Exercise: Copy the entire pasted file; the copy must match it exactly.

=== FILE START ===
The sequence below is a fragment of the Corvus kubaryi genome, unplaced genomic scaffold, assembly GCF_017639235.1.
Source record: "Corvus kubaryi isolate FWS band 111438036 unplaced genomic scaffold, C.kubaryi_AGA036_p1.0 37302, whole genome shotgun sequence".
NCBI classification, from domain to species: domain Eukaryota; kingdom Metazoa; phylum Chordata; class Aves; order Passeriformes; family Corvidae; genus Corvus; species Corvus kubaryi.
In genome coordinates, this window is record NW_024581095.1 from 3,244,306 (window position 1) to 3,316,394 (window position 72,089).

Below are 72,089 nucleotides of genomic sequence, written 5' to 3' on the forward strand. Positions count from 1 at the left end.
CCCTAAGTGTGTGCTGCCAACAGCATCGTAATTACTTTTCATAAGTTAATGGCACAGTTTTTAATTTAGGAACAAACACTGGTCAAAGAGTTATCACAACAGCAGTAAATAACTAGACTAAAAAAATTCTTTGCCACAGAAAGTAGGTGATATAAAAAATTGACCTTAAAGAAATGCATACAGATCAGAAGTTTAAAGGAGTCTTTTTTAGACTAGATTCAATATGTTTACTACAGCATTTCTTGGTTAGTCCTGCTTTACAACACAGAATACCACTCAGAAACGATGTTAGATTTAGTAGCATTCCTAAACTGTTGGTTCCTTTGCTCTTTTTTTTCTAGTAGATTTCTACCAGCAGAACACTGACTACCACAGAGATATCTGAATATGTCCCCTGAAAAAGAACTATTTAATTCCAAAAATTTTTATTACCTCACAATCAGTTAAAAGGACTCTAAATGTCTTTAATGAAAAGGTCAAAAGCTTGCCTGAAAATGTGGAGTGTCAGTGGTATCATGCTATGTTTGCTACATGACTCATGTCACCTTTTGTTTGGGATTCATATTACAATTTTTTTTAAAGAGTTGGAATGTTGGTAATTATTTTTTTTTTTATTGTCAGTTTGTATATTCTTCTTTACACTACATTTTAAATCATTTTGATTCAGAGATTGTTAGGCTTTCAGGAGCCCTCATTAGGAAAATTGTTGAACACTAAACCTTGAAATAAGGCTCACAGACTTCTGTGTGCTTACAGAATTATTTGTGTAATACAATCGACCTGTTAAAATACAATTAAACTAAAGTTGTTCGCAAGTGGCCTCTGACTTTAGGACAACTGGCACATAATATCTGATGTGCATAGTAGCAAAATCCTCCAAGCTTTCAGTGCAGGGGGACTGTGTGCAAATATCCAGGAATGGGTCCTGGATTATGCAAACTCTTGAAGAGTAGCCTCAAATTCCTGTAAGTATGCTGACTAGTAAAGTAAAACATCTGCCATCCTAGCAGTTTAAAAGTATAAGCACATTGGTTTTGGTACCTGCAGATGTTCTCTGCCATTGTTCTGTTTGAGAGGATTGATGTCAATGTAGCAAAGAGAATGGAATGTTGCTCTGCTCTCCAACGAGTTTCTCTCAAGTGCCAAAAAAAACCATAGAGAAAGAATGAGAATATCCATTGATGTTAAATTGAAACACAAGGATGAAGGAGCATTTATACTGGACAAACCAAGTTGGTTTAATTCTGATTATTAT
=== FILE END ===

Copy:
The sequence below is a fragment of the Corvus kubaryi genome, unplaced genomic scaffold, assembly GCF_017639235.1.
Source record: "Corvus kubaryi isolate FWS band 111438036 unplaced genomic scaffold, C.kubaryi_AGA036_p1.0 37302, whole genome shotgun sequence".
NCBI classification, from domain to species: domain Eukaryota; kingdom Metazoa; phylum Chordata; class Aves; order Passeriformes; family Corvidae; genus Corvus; species Corvus kubaryi.
In genome coordinates, this window is record NW_024581095.1 from 3,244,306 (window position 1) to 3,316,394 (window position 72,089).

Below are 72,089 nucleotides of genomic sequence, written 5' to 3' on the forward strand. Positions count from 1 at the left end.
CCCTAAGTGTGTGCTGCCAACAGCATCGTAATTACTTTTCATAAGTTAATGGCACAGTTTTTAATTTAGGAACAAACACTGGTCAAAGAGTTATCACAACAGCAGTAAATAACTAGACTAAAAAAATTCTTTGCCACAGAAAGTAGGTGATATAAAAAATTGACCTTAAAGAAATGCATACAGATCAGAAGTTTAAAGGAGTCTTTTTTAGACTAGATTCAATATGTTTACTACAGCATTTCTTGGTTAGTCCTGCTTTACAACACAGAATACCACTCAGAAACGATGTTAGATTTAGTAGCATTCCTAAACTGTTGGTTCCTTTGCTCTTTTTTTTCTAGTAGATTTCTACCAGCAGAACACTGACTACCACAGAGATATCTGAATATGTCCCCTGAAAAAGAACTATTTAATTCCAAAAATTTTTATTACCTCACAATCAGTTAAAAGGACTCTAAATGTCTTTAATGAAAAGGTCAAAAGCTTGCCTGAAAATGTGGAGTGTCAGTGGTATCATGCTATGTTTGCTACATGACTCATGTCACCTTTTGTTTGGGATTCATATTACAATTTTTTTTAAAGAGTTGGAATGTTGGTAATTATTTTTTTTTTTATTGTCAGTTTGTATATTCTTCTTTACACTACATTTTAAATCATTTTGATTCAGAGATTGTTAGGCTTTCAGGAGCCCTCATTAGGAAAATTGTTGAACACTAAACCTTGAAATAAGGCTCACAGACTTCTGTGTGCTTACAGAATTATTTGTGTAATACAATCGACCTGTTAAAATACAATTAAACTAAAGTTGTTCGCAAGTGGCCTCTGACTTTAGGACAACTGGCACATAATATCTGATGTGCATAGTAGCAAAATCCTCCAAGCTTTCAGTGCAGGGGGACTGTGTGCAAATATCCAGGAATGGGTCCTGGATTATGCAAACTCTTGAAGAGTAGCCTCAAATTCCTGTAAGTATGCTGACTAGTAAAGTAAAACATCTGCCATCCTAGCAGTTTAAAAGTATAAGCACATTGGTTTTGGTACCTGCAGATGTTCTCTGCCATTGTTCTGTTTGAGAGGATTGATGTCAATGTAGCAAAGAGAATGGAATGTTGCTCTGCTCTCCAACGAGTTTCTCTCAAGTGCCAAAAAAAACCATAGAGAAAGAATGAGAATATCCATTGATGTTAAATTGAAACACAAGGATGAAGGAGCATTTATACTGGACAAACCAAGTTGGTTTAATTCTGATTATTAT